Posted by: Rowan Berkeley | Mar 17 2014 11:53 utc | 103

HnH @95: Google translate says you're also drearily defending b's private property rights and attacking thomas's audacious free speech:

At least as important that you have the audacity "b" to prescribe what would appear to * his * blog for content and comments.

Again with those stars next to *his*. They make it obvious to any bourgeois mind that property rights are absolute!

Posted by: fairleft | Mar 17 2014 12:03 utc | 104

The Crimeans have already decided to transition to the ruble. I wonder if that would also be permitted for the devolved/federated/autonomous southeast Ukrainian region. If that were so, or if the southeast were allowed to have its own currency, the solution proposed by Russia a couple months ago becomes easily doable: Ukraine splitting economically and allowing the west to become (a very subordinate) part of the EU and the south and east (and Crimea) part of the Eurasian Union. Like two separate countries in all but name. Very face-saving and another example of Russia's smart diplomacy.

Posted by: fairleft | Mar 17 2014 12:14 utc | 105

@fairleft: if you wish to annul property rights, then you need to advocate and go back to the Hunter Gatherer existence. Ever since the advent of agrarian era property rights have become essential to a functioning social system. For property rights to be defended you need a state with the ability to defend the rights on property as agreed in the social contract.

Without property there is no state, and no civilization possible above the complexity of the Hunter Gatherer existence. Even in socialism and communist systems property is very clearly defined.

So, again. Are you sure that all and sundry property rights should be annulled?

Also, there is a clear difference between free speech and and the utterance of threats.

Posted by: HnH | Mar 17 2014 12:20 utc | 106

fairleft

b did not limit thomas' freedom of free speech. He did *not* in any way make use of the fact that this is *his* blog.

thomas, however, wanted to dictate what can be said and what can not be said on this blog, which is not his blog and where he has no standing whatsoever.

And what is it that is so intolerable to thomas? It's "anti-semitism" that is, the right of others to judge for themselves rather than to bowing to the zionists dictatorial commands.

So, it's thomas who wants to limit the free speech - and, if only he could, even the free mind - of others.

But then, that's what zionist nazis and fans of mass murderers do. zionist rats like you and thomas.

Ceterum censeo israel vehementer delendum esse!

Posted by: Mr. Pragma | Mar 17 2014 12:24 utc | 107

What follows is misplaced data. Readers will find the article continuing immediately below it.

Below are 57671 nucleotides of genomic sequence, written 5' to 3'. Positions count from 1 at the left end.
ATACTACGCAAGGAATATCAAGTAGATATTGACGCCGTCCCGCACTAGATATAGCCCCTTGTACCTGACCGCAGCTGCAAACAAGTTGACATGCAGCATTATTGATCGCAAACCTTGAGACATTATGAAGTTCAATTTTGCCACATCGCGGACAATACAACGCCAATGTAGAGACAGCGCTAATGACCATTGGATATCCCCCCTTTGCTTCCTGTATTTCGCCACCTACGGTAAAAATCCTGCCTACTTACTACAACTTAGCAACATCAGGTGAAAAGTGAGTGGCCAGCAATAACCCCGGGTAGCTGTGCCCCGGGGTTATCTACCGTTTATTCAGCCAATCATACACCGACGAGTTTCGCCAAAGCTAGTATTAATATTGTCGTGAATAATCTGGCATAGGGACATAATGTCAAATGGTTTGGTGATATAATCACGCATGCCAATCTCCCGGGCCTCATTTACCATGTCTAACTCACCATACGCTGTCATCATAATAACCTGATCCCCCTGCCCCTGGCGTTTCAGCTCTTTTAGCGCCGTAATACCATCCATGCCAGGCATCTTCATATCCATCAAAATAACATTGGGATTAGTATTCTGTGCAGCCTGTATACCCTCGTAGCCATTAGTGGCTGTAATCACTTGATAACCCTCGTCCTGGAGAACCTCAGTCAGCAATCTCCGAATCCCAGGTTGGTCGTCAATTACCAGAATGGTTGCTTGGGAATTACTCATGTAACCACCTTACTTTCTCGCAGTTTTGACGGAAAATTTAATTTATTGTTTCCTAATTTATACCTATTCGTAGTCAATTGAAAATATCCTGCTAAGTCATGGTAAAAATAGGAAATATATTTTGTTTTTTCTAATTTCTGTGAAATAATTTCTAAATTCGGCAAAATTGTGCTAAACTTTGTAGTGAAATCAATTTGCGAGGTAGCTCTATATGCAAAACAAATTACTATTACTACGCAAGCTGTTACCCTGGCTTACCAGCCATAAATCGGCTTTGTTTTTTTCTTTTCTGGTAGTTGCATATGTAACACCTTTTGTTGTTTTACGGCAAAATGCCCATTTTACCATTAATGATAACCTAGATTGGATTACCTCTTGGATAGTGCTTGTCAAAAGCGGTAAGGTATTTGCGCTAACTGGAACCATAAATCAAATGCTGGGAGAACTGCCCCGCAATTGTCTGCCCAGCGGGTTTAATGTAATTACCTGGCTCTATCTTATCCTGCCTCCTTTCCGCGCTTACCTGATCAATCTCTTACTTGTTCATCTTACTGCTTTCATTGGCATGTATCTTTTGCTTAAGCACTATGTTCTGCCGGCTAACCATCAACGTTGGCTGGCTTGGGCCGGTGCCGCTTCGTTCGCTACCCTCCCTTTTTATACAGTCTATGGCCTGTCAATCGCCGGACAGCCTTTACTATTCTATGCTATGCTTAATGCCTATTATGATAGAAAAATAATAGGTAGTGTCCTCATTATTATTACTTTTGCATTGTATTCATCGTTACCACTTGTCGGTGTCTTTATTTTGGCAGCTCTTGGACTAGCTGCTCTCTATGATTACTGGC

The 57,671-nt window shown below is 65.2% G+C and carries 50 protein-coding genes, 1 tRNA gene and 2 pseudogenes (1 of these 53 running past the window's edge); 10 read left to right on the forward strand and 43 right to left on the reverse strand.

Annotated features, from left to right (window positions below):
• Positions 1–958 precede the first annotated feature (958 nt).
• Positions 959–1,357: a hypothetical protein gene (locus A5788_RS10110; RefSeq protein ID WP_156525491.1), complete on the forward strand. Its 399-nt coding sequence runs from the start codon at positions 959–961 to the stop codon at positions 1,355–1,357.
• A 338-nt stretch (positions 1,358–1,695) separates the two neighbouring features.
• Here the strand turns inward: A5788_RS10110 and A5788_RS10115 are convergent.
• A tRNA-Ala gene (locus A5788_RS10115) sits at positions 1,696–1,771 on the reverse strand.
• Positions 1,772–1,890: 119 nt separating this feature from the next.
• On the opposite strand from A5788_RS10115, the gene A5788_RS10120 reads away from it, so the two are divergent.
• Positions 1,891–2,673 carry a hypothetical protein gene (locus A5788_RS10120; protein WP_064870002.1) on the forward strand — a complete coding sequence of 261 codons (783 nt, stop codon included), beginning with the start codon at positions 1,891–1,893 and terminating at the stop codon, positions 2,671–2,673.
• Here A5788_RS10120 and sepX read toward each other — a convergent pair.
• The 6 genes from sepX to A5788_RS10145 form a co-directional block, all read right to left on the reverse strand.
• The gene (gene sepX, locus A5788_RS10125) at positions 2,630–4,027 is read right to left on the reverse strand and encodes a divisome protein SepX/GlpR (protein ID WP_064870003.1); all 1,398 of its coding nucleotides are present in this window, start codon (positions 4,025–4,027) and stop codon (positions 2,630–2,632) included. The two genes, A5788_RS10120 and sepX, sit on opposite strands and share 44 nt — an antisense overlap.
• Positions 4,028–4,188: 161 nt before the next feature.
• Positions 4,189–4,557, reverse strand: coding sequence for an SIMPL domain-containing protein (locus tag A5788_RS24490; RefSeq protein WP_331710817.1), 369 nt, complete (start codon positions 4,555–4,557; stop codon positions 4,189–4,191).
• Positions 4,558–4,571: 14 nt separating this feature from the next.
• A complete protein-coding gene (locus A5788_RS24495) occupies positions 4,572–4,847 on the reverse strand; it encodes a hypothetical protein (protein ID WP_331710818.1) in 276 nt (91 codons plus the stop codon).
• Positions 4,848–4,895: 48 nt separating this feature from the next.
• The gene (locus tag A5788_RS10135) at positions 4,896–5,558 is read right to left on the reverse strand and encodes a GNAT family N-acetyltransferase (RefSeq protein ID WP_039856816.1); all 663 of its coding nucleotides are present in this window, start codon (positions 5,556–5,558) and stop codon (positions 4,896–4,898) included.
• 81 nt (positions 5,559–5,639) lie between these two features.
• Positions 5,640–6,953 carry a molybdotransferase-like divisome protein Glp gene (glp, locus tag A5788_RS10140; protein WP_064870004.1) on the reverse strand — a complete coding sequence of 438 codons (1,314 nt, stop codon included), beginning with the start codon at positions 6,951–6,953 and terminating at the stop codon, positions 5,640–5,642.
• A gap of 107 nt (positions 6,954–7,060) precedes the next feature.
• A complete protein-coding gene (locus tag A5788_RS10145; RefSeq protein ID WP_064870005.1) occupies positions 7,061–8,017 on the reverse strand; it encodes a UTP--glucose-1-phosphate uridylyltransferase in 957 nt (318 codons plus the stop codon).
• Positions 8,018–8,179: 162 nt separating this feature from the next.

are you so stupid? this sentence is intolerable to a blog with the name "Moon of Alabama":

Ceterum censeo israel vehementer delendum esse!

Posted by: thomas | Mar 17 2014 12:30 utc | 108

If there's a lesson in Obama's decision to take the off-ramp off-ered by Putin, it is this:
Paper Tigers shouldn't play with fire...

Posted by: Hoarsewhisperer | Mar 17 2014 12:41 utc | 109

thomas

Before you dictate what's acceptable on MoA hell freezes over.

And now go and have a long swim at Fukushima, zionist rat!

Posted by: Mr. Pragma | Mar 17 2014 12:47 utc | 110

Russia Urges Ukraine to Adopt Federal Constitution
RIA Novosti, Mar 17 2014

MOSCOW – Moscow on Monday called on Ukraine to draft a new federal constitution granting broadened powers to the country's disparate regions in order to protect minority populations. Russian leaders have in recent weeks expressed concern that the new government that rose to power in Ukraine amid violent protests in the capital Kiev does not represent the interests of all segments of the country’s society. The Russian Foreign Ministry urged the Ukrainian parliament in a statement Monday to convene a constitutional assembly to provide for greater autonomy for the country’s regions, guarantee Russian as a second official language, and enshrine a principle of geopolitical neutrality for the country. The draft constitution would need to pass a public referendum before nationwide elections are held, the ministry said. Russia has proposed setting up an international contact group to resolve the political crisis in Ukraine that erupted in November following a step back by Pres Yanukovych from closer ties with Europe. Months-long protests in the country's capital Kiev that repeatedly turned deadly eventually led to his ouster by a vote of parliament Feb 22. “The current situation in Ukraine was not created by us, it is the result of a deep crisis in the Ukrainian state that led to a polarization of society and an escalation of conflict among various parts of the country,” the statement said.

Posted by: Rowan Berkeley | Mar 17 2014 12:49 utc | 111

107: No, you used the 'property rights' defense 'for' b. You obviously believe very strongly in them. I don't.

Posted by: fairleft | Mar 17 2014 12:56 utc | 112

fairleft

You may throw the "property right" herring as much as you like. It doesn't change the fact, however, that it isn't b who dictates what is acceptable to think and write here; it's your zionist friend thomas is set to limit our free speech.

And that zionist rat doesn't even shy away from openly threatening b.

Ceterum censeo israel vehementer delendum esse!

Posted by: Mr. Pragma | Mar 17 2014 13:02 utc | 113